Last week saw an infamous performance by Egon Seconds, and this week it feels like the pattern is continuing. It’s not surprising that referees come under fire from the fans of the losing team, but the data is getting hard to ignore. The Lions, for example, have been on the beneficial side of the most incredible penalty count in recent home games. When the Lions played the Highlanders, Waratahs and Rebels there were South African referees in charge of the whistle and the penalty count was 43-6 in favour of the Lions.
Does that sound realistic to you? When the Lions played the Crusaders in Round 11 they conceded 11 penalties compared to the Crusaders’ ten. In Round 10 they conceded six penalties against the Chiefs and then seven against the Brumbies in Canberra in Round 9. So are we expected to believe that they average two penalties a game at home but somehow become less disciplined overseas and average more than seven penalties per game?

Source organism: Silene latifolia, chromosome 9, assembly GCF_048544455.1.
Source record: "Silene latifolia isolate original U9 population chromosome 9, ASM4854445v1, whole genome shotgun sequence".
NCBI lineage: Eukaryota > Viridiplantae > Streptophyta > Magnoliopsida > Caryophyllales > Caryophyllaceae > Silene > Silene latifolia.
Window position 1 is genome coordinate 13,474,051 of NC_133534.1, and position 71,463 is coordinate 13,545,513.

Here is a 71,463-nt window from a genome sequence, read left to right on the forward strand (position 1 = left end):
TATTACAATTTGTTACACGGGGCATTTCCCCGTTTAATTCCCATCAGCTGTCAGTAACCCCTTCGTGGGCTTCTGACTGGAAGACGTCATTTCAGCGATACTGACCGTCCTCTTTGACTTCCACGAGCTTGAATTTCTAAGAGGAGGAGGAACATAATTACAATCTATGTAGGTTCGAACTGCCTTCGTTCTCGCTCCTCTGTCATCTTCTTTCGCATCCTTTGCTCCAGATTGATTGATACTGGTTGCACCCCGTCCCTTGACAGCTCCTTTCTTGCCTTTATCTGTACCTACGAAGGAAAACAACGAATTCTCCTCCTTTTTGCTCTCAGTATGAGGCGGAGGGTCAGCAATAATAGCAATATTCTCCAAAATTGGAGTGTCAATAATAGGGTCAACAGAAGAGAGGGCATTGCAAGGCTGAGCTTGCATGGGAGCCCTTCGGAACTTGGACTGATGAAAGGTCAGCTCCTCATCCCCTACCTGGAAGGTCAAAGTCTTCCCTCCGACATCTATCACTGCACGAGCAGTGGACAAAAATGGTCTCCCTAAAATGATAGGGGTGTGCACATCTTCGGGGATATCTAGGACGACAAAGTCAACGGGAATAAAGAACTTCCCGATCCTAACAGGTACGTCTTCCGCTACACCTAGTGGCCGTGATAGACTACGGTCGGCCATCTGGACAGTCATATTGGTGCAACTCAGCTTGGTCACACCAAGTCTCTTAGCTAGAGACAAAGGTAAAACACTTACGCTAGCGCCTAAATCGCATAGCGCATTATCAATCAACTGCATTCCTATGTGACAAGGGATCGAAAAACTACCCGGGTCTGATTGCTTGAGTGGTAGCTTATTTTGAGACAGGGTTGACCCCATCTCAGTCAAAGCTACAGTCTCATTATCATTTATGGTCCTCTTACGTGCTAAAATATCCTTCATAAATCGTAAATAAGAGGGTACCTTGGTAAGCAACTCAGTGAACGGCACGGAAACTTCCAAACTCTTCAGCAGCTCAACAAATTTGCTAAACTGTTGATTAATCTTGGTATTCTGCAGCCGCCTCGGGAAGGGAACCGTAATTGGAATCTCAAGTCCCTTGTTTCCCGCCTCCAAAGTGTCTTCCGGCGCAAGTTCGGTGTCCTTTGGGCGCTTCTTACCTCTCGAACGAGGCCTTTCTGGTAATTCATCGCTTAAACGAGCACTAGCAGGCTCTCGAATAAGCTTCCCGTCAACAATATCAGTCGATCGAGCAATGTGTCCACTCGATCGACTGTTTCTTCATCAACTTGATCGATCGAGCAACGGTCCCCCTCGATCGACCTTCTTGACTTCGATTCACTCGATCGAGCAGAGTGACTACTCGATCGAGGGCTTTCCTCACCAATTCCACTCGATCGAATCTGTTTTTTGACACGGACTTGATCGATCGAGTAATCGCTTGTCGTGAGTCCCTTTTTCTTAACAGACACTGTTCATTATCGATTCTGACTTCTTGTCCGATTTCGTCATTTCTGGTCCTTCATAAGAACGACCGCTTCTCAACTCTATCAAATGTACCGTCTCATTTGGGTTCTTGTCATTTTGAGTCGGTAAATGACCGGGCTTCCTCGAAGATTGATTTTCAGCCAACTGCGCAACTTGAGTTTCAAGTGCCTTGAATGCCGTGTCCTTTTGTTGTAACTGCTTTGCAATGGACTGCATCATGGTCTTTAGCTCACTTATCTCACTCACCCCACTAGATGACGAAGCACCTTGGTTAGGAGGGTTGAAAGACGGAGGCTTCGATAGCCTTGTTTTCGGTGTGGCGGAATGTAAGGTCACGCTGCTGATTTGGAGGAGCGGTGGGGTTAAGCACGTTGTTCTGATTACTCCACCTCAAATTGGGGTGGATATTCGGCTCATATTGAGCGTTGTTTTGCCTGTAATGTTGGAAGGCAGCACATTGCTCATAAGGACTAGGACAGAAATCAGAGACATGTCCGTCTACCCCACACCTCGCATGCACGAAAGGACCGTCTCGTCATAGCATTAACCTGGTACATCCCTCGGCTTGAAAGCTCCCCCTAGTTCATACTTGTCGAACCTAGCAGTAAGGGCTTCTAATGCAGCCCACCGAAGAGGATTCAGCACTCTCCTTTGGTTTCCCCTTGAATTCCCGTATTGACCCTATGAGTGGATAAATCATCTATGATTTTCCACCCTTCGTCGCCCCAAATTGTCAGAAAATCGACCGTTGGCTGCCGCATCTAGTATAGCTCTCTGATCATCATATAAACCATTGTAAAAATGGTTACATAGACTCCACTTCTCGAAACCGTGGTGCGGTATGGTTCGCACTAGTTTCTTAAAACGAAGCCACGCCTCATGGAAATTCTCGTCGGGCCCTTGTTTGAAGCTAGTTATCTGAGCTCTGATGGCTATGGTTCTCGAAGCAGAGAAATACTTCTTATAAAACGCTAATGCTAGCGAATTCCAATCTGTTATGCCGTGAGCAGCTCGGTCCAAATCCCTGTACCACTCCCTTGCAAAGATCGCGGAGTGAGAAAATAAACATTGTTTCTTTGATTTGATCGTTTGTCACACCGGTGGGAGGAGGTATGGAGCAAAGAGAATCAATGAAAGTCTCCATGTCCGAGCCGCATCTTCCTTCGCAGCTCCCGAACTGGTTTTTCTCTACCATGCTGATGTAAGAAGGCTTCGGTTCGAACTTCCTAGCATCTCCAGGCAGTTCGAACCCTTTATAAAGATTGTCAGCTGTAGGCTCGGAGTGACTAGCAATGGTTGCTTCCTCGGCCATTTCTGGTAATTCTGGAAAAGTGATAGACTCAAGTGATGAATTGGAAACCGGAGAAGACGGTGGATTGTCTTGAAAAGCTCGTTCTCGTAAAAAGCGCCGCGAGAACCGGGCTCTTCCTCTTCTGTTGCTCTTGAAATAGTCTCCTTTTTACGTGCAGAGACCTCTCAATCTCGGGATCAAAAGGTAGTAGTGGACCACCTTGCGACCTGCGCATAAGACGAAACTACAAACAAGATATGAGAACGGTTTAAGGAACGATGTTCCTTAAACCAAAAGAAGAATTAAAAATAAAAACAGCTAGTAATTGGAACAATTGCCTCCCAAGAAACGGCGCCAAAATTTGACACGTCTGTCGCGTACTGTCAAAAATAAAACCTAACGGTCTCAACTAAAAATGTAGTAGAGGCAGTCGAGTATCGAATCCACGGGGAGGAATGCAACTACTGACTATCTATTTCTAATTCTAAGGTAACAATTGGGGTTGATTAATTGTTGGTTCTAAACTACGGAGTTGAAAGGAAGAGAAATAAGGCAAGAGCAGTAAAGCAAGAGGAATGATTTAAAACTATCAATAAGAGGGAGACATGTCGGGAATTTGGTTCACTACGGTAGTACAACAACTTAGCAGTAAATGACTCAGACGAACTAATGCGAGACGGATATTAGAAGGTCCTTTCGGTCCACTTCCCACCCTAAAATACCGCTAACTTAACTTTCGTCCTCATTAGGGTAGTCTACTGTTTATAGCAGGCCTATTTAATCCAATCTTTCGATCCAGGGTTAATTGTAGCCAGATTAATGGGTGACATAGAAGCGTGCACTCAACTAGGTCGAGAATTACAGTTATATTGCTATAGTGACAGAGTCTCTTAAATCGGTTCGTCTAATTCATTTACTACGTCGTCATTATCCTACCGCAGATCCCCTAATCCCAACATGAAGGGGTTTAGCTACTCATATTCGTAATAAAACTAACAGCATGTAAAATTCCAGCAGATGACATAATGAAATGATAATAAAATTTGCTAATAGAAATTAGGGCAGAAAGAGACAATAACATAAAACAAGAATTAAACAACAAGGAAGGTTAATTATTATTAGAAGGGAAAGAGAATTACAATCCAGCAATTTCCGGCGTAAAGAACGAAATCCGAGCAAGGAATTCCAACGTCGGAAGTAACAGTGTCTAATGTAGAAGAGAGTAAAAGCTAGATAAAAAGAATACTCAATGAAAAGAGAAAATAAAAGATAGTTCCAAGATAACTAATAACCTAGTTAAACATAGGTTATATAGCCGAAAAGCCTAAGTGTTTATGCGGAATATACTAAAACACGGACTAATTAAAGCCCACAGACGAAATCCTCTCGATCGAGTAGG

To be fair it’s not just the referees who are attracting the wrong sort of attention. The television match officials have got themselves in the crosshairs of fans as well. Last week the Lions scored a try from an obvious forward pass but neither the ref nor the TMO even hinted at the idea of just glancing at it on replay. This weekend, however, when the Crusaders scored a crucial try against the Stormers, the TMO was on the radio saying that he’d seen an obvious forward pass. Replays showed that it could well have been forward, but plenty of similar passes have been let go as people understand the ball can travel forwards thanks to momentum.
This isn’t meant to be a referee rant, but it’s quite concerning these patterns are occurring in South Africa with South African officials.
If you can’t convert your conversions, you’re in trouble